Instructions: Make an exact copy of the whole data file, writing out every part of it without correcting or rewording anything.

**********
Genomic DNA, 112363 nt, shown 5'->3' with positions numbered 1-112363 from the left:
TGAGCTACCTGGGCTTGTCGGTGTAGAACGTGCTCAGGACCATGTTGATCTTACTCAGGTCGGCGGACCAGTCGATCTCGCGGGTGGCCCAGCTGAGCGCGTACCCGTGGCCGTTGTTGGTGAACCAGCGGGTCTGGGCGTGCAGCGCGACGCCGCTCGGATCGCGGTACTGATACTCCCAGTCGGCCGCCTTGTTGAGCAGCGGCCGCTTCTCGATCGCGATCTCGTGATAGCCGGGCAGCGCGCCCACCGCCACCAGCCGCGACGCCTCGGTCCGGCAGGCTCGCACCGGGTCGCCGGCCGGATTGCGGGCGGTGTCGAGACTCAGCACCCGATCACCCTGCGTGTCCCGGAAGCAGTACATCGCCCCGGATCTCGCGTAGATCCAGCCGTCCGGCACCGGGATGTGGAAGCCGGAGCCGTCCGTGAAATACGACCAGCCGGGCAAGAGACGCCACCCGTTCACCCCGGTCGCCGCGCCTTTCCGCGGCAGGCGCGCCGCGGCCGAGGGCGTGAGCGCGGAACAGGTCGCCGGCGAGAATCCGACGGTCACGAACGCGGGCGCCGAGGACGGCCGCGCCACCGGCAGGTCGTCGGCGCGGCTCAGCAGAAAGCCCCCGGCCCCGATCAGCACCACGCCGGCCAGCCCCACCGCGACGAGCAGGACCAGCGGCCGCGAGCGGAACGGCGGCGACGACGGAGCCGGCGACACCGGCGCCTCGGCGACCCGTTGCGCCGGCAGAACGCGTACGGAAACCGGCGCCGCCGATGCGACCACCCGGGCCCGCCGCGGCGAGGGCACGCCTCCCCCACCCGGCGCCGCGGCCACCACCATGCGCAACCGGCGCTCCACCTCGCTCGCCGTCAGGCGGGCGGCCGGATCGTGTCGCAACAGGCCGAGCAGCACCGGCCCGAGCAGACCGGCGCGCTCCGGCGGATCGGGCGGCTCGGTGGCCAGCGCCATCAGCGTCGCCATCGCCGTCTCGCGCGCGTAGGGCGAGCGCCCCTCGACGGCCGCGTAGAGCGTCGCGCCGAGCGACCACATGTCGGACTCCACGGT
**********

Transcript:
Genomic DNA, 112363 nt, shown 5'->3' with positions numbered 1-112363 from the left:
TGAGCTACCTGGGCTTGTCGGTGTAGAACGTGCTCAGGACCATGTTGATCTTACTCAGGTCGGCGGACCAGTCGATCTCGCGGGTGGCCCAGCTGAGCGCGTACCCGTGGCCGTTGTTGGTGAACCAGCGGGTCTGGGCGTGCAGCGCGACGCCGCTCGGATCGCGGTACTGATACTCCCAGTCGGCCGCCTTGTTGAGCAGCGGCCGCTTCTCGATCGCGATCTCGTGATAGCCGGGCAGCGCGCCCACCGCCACCAGCCGCGACGCCTCGGTCCGGCAGGCTCGCACCGGGTCGCCGGCCGGATTGCGGGCGGTGTCGAGACTCAGCACCCGATCACCCTGCGTGTCCCGGAAGCAGTACATCGCCCCGGATCTCGCGTAGATCCAGCCGTCCGGCACCGGGATGTGGAAGCCGGAGCCGTCCGTGAAATACGACCAGCCGGGCAAGAGACGCCACCCGTTCACCCCGGTCGCCGCGCCTTTCCGCGGCAGGCGCGCCGCGGCCGAGGGCGTGAGCGCGGAACAGGTCGCCGGCGAGAATCCGACGGTCACGAACGCGGGCGCCGAGGACGGCCGCGCCACCGGCAGGTCGTCGGCGCGGCTCAGCAGAAAGCCCCCGGCCCCGATCAGCACCACGCCGGCCAGCCCCACCGCGACGAGCAGGACCAGCGGCCGCGAGCGGAACGGCGGCGACGACGGAGCCGGCGACACCGGCGCCTCGGCGACCCGTTGCGCCGGCAGAACGCGTACGGAAACCGGCGCCGCCGATGCGACCACCCGGGCCCGCCGCGGCGAGGGCACGCCTCCCCCACCCGGCGCCGCGGCCACCACCATGCGCAACCGGCGCTCCACCTCGCTCGCCGTCAGGCGGGCGGCCGGATCGTGTCGCAACAGGCCGAGCAGCACCGGCCCGAGCAGACCGGCGCGCTCCGGCGGATCGGGCGGCTCGGTGGCCAGCGCCATCAGCGTCGCCATCGCCGTCTCGCGCGCGTAGGGCGAGCGCCCCTCGACGGCCGCGTAGAGCGTCGCGCCGAGCGACCACATGTCGGACTCCACGGT